A few years ago, I was doing research for a book I was writing on the history of herbal medicine.
When I was trying to figure out what was the most important thing to know about herbal medicine and the history behind its use, I stumbled across the Amazon page for a few articles about herbal remedies.
When the page went live, I got an email from the company that runs it, BH Meds.
It was the first I’d ever heard of them.
I was curious.
I wanted to know if there was any other place that I could find information about herbal medicines.
And then, when I found that information on the page, I couldn’t wait to try it.
So I clicked on the link to the page and started reading.
As the day progressed, I found out more about the history and use of herbal remedies on Amazon, and how the company’s marketing team works to market and sell its products.
And I learned a few things.
First, the information was pretty basic.
It said things like “buy herbal medicine,” and “Buy BH herbal medicine.”
It didn’t have any links to any of the books or resources that were listed on the site.
And it was pretty short.
At the top of the page was the word “buy.”
It said, “Buy herbal medicine” and it was a pretty simple description.
Second, I thought I would try the herbal medicine page to see what was actually out there, so I clicked “Buy.”
It was a long, complicated process.
After clicking “Buy,” I had to wait a few days for the information to load.
It took me about a day and a half to find the product I wanted.
And after I got my information, I had a few more questions about the information.
Did BH use a third party vendor to market its products?
If so, why did they choose one?
Why did they keep all of the information about their products on the Amazon site?
And most importantly, why do the companies keep all their information off the site?
That’s when I started asking more questions.
Did Amazon really market its herbal medicine products by buying and selling them?
Did they use third party vendors to market their products?
Did Amazon’s marketing teams make sure that information about the products were accurate?
The answers to those questions came quickly, and they all started to add up to a picture of Amazon’s shady marketing practices.
I didn’t buy it.
I tried BH products.
I bought BH herbals.
I ordered from BH online.
And when I read the information on Amazon’s herbal medicine pages, I did not buy anything from BHS.
I went with my gut.
I figured it was because BH did not want me to think it was bad to buy their products, and because I was so unfamiliar with BH’s products that I didn, too.
After a few months, I stopped buying their products.
When BH contacted me, they told me that I should email them to ask about why I was not buying from them.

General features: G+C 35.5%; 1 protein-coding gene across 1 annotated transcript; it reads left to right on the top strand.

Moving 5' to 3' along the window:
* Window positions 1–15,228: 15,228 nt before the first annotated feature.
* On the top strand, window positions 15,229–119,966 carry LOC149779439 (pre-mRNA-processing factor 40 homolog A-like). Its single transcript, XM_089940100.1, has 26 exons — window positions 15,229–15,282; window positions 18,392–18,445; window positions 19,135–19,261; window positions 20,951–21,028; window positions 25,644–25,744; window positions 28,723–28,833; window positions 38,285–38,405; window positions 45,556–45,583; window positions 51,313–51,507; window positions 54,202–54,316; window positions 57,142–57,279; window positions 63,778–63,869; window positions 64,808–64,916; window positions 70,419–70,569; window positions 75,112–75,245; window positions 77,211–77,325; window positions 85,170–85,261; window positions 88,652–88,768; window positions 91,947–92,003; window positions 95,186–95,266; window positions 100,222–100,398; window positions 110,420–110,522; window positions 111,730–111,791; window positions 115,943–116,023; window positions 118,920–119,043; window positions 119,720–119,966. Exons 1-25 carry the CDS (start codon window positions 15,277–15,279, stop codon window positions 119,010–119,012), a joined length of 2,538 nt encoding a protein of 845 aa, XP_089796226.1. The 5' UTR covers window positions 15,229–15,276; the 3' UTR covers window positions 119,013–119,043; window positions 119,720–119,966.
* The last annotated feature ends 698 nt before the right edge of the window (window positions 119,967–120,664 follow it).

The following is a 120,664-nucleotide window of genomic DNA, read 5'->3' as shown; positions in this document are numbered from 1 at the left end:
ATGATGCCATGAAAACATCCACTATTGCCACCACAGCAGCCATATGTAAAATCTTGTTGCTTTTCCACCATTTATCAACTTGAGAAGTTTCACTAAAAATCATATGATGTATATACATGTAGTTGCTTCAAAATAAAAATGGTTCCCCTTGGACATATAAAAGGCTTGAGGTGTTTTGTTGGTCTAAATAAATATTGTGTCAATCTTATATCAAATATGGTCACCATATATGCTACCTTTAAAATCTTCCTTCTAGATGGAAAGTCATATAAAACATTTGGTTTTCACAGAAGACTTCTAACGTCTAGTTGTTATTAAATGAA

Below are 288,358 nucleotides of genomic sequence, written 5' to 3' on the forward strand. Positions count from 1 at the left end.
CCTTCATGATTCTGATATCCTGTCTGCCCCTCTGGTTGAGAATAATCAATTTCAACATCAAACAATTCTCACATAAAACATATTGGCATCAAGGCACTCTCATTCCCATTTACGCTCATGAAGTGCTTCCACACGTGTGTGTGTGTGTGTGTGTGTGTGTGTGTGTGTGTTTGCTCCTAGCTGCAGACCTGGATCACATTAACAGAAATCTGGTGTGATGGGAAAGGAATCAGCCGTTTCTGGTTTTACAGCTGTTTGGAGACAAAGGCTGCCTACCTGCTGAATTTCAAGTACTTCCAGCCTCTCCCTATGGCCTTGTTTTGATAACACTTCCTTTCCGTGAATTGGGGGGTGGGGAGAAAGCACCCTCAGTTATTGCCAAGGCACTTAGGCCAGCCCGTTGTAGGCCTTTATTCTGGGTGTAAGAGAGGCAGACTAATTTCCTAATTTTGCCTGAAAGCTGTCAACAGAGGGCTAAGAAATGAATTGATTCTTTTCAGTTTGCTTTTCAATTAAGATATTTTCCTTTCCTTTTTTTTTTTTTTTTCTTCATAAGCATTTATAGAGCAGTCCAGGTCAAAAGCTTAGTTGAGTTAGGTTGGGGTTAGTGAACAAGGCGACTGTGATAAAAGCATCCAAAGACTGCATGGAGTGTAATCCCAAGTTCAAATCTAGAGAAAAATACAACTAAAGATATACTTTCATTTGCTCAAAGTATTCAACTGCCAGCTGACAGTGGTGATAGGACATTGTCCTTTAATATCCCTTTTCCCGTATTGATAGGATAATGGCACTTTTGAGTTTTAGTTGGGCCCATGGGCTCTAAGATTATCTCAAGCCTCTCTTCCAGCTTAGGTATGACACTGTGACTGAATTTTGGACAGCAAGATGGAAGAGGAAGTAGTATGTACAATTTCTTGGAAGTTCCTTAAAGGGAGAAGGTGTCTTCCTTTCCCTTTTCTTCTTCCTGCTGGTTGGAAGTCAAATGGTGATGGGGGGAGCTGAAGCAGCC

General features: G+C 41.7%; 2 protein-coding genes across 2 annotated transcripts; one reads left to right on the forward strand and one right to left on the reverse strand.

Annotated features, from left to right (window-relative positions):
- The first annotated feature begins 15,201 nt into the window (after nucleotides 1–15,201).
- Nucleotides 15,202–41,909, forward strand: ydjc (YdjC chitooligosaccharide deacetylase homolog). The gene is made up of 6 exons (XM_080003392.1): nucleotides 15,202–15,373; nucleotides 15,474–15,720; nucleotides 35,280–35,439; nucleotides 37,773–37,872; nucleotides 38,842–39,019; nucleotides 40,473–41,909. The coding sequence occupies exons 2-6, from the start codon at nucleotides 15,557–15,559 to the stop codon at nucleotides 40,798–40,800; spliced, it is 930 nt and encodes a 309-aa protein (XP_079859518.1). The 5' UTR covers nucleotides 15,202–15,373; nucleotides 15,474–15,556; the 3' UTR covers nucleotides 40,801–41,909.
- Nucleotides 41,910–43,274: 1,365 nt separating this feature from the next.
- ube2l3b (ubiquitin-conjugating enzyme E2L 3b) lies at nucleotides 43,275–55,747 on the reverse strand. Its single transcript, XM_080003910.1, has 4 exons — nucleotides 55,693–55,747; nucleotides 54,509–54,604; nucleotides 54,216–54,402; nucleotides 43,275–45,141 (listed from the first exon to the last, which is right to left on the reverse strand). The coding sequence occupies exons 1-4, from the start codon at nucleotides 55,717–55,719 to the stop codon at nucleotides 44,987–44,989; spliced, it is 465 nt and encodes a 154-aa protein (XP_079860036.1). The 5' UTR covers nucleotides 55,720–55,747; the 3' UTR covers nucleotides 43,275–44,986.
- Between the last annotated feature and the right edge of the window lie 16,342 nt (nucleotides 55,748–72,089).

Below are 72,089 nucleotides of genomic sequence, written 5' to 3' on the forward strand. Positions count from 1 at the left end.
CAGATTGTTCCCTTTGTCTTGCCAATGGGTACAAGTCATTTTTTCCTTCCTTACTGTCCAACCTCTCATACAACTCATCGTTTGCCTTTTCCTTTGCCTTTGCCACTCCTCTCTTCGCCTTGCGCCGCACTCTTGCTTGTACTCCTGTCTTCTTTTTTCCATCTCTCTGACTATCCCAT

They also told me to contact the company directly, but that wasn’t the case.
Instead, I emailed them directly to ask if they could tell me why they did not sell any of their products to me.
I also contacted BH HealthCare and asked them to look into the company.
I asked about the third party Vendor policy.
They told me there was no policy on that topic.
I even sent them my contact information for the company to reach out to.
BH told me, “It’s up to you.
We don’t sell or recommend any herbal products.”
And they didn’t mention that the third-party Vendor policy was part of the website and not part of Amazon.
The company told me the same thing.
When they contacted me about the vendor policy, I told them that I had already purchased their products from BHP HealthCare, and that I was happy with the products.
But they didn´t seem interested in discussing it.
The vendor policy that BH uses for their herbal products, they tell me, is a “one-time use policy,” which means that they are going to stop selling the products if I buy more than one of their herbal medicine packages.
The website that BHB sells their herbal medicines through doesn’t mention the vendor ban, and the website for BH Medicals doesn’t list the vendor bans either.
So, what does that mean?
What does this all mean?
I decided to ask my fellow Amazon shoppers what they thought about this.
They weren’t happy with Amazon’s handling of this issue.
They wanted to be sure that the information I provided them was accurate and accurate, but they also wanted to make sure they could buy the products I ordered, too, so they could give a good review to Amazon, too…
So, I decided I needed to do some research on my own.